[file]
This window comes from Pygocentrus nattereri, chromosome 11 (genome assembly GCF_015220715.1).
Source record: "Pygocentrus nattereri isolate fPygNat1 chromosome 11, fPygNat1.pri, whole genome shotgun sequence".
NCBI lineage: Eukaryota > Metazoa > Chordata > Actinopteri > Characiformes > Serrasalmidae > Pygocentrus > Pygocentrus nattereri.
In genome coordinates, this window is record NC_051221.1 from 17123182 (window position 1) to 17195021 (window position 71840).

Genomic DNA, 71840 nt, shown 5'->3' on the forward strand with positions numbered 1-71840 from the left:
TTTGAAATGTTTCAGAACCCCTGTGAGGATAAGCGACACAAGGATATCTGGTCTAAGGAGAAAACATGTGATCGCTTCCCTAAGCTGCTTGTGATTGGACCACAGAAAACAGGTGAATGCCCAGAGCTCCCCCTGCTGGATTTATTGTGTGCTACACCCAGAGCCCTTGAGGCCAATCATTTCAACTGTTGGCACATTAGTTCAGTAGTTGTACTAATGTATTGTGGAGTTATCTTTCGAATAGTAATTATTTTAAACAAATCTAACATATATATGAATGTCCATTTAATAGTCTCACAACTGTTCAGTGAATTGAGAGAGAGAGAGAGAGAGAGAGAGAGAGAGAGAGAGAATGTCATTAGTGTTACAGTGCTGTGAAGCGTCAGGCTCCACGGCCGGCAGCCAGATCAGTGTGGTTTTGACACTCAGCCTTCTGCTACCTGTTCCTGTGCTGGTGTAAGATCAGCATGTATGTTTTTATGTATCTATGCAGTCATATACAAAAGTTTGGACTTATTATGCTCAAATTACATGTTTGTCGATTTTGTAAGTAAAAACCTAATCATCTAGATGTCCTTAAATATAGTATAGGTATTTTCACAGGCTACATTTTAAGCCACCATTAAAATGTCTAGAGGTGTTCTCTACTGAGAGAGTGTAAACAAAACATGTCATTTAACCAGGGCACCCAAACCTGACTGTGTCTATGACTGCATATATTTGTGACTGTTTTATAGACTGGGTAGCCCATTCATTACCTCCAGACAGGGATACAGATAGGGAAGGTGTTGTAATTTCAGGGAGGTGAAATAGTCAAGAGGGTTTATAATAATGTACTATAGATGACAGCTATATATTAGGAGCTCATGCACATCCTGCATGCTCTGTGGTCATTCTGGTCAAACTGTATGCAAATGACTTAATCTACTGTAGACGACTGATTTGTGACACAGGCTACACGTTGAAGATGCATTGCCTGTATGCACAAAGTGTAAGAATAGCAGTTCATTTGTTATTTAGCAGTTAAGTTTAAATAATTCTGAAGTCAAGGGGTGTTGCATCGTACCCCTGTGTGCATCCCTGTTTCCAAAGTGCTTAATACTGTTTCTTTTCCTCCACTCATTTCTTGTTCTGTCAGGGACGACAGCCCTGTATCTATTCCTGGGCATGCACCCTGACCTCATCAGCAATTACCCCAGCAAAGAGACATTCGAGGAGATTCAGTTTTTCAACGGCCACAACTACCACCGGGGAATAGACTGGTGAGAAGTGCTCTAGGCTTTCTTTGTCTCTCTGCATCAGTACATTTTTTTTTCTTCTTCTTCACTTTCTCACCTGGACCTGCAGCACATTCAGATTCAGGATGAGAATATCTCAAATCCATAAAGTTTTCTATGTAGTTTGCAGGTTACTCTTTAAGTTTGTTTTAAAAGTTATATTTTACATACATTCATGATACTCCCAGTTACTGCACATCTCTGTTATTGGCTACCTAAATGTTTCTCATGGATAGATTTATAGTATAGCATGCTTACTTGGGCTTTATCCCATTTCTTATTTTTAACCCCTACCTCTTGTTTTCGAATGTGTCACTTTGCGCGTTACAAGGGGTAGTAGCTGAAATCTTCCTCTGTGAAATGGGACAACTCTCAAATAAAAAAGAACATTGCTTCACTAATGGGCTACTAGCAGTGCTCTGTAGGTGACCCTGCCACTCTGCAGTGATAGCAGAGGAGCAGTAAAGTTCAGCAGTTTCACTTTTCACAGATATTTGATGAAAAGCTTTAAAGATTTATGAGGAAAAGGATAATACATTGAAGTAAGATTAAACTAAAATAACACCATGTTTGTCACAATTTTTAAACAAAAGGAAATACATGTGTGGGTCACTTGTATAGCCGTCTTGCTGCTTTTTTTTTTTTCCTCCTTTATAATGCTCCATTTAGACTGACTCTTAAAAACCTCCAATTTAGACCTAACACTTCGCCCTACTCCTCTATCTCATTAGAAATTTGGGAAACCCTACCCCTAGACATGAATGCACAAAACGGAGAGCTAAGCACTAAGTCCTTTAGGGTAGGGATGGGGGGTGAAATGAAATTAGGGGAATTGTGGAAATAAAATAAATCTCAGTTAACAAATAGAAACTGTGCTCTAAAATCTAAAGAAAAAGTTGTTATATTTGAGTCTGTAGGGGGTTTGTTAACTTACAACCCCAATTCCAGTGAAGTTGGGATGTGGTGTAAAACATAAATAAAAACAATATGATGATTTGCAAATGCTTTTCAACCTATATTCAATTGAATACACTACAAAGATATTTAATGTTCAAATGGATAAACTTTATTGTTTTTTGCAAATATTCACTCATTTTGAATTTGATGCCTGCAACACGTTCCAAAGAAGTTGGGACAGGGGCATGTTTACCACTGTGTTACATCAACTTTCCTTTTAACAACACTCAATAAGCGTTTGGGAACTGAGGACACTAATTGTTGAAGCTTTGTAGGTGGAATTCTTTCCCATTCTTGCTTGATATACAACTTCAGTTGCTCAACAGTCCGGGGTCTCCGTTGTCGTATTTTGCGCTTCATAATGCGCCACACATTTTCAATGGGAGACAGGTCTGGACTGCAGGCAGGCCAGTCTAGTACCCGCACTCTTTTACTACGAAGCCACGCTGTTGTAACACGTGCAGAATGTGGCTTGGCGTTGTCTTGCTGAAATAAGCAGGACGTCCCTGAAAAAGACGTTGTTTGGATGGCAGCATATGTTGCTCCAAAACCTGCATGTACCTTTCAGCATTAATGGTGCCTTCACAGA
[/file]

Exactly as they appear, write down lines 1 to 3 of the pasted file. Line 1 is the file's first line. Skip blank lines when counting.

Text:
This window comes from Pygocentrus nattereri, chromosome 11 (genome assembly GCF_015220715.1).
Source record: "Pygocentrus nattereri isolate fPygNat1 chromosome 11, fPygNat1.pri, whole genome shotgun sequence".
NCBI lineage: Eukaryota > Metazoa > Chordata > Actinopteri > Characiformes > Serrasalmidae > Pygocentrus > Pygocentrus nattereri.